BETHESDA, MdNational Cancer Institute director Richard D.
Klausner, MD, has taken strong exception to two criticisms leveled at
NCI in a recent Institute of Medicine (IOM) report on NIH research
programs for minorities and the medically underserved . Dr. Klausner
told the National Cancer Advisory Board (NCAB), there are
clearly either misunderstandings or profound philosophical differences.
The report questioned NCIs assessment that it allocated $124
million in FY1997 to research and training efforts aimed at
minorities and the medically underserved. It also stated that NCI
lacks a strategic plan to address the needs of cancer survivors in
the two groups.
The IOM report said that rather than $124 million, NCI actually spent
$24 million on minority research and training. The difference, it
said, was that NCI derived its estimate from the percentage of
minorities enrolled in research studies, and the committee based its
estimate on the number of projects specifically focused on minority
Dr. Klausner challenged both the dollar amount and the way the IOM
committee calculated it. I think there is a real
misunderstanding about relevancy vs targeting, he said. First,
he said, NCI sent a list of 128 projectslimited (at the IOM
committees request) to those funded by NCI research project
grants (RPGs)that targeted minorities and the medically
underserved. These projects alone totaled $44 million, or $20 million
more than the IOM total.
This is a very clear example where, for some reason, data was
not looked at, Dr. Klausner said. Even the $44 million figure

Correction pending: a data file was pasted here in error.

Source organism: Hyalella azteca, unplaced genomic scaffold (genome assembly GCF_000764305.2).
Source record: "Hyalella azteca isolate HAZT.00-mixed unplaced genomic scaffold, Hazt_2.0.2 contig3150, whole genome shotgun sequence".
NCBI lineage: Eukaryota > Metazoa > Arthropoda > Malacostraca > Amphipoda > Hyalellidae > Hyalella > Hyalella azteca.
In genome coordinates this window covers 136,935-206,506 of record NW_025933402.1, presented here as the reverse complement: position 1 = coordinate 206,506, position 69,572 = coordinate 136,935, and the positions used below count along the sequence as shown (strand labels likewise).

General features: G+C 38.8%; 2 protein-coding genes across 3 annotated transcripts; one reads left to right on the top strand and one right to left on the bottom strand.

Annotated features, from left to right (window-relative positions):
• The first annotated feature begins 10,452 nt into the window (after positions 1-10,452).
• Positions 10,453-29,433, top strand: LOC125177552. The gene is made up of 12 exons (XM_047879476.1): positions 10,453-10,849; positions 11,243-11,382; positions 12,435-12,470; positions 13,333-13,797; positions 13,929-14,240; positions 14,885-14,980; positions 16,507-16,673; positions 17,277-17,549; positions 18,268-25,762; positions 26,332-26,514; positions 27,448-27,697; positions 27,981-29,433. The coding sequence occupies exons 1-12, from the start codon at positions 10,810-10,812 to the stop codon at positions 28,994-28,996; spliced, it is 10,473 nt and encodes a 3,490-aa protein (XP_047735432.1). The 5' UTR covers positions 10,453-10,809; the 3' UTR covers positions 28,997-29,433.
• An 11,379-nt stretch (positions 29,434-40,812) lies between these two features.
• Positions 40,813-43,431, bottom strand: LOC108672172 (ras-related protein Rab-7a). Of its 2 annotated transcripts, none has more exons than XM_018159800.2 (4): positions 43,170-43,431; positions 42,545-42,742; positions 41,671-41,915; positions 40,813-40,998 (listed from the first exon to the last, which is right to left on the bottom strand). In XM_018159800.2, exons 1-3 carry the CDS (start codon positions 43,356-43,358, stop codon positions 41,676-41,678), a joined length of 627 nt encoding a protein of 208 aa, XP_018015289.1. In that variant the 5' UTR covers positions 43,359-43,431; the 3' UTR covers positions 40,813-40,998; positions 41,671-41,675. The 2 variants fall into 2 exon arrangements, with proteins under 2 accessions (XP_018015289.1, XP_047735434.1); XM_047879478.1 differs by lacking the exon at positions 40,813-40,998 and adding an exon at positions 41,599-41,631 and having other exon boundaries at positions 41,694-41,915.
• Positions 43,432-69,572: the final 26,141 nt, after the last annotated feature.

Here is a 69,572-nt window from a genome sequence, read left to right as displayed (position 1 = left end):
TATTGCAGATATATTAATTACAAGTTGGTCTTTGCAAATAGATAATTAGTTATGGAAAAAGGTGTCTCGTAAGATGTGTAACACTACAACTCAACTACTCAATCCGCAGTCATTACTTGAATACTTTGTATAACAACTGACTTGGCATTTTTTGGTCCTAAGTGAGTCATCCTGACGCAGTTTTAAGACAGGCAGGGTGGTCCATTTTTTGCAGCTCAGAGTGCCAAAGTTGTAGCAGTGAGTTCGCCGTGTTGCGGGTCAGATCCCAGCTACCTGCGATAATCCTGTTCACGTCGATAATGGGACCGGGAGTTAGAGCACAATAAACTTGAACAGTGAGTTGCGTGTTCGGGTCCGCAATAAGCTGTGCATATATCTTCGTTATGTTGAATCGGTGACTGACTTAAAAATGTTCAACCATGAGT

underestimates NCIs 100% targeted commitments because it
is only in the grants pool, he added. In addition to the
RPG pool, there are 61 other projects, raising the total level to $64
million of 100% targeted funding.
Furthermore, NCI was being conservative in estimating its total
funding aimed at addressing the unequal burden of cancer in the
United States, the NCI director argued. For one thing, the Institute
did not include the money spent addressing minority issues within the
Surveillance, Epidemiology, and End Results (SEER) program. For
another, it allocated specific percentages of 47 projects, funded at
$89 million, to minority issues.
For example, a study investigating prostate, multiple myeloma,
pancreatic, and esophageal cancers in blacks and whites was rated as
only 50% targeted at minorities; one looking at racial differences in
breast cancer survival was considered 28% targeted to minorities.
Taken altogether, NCI spent about $164 million in FY1997 targeted
specifically to cancer issues involving minorities and the medically
underserved, Dr. Klausner asserted.
With regard to strategic planning, NCI does not have a separate plan
for minorities and the medically underserved, but that is not the
same as lacking a plan, the NCI director said. I feel very
comfortable, as I did when I talked to the IOM committee, that we
engage in strategic planning, Dr. Klausner said. We have
made the strategic, and I think sensible decision, that in all of our
strategic planning, we will explicitly incorporate planning related
to minorities and the underserved.
He noted that it is reasonable to argue whether this is the
best way, but it is not reasonable to conclude that, therefore, there
was no planning. All of our programs incorporate and recognize and
address these issues not through gimmicks, not from smoke and
mirrors, but through specifically addressing the question of unequal burden.
When asked to respond, the IOM committee chairman, M. Alfred Haynes,
MD, former president and dean of the Drew Postgraduate Medical
School, said that NCI had reviewed the report prior to its release.
I can assure that that not only did we look at your data but we
sent it back to you to ask if our summary was correct, Dr.
Haynes said. It came back to us without changes. Therefore, we
concluded the summary was correct.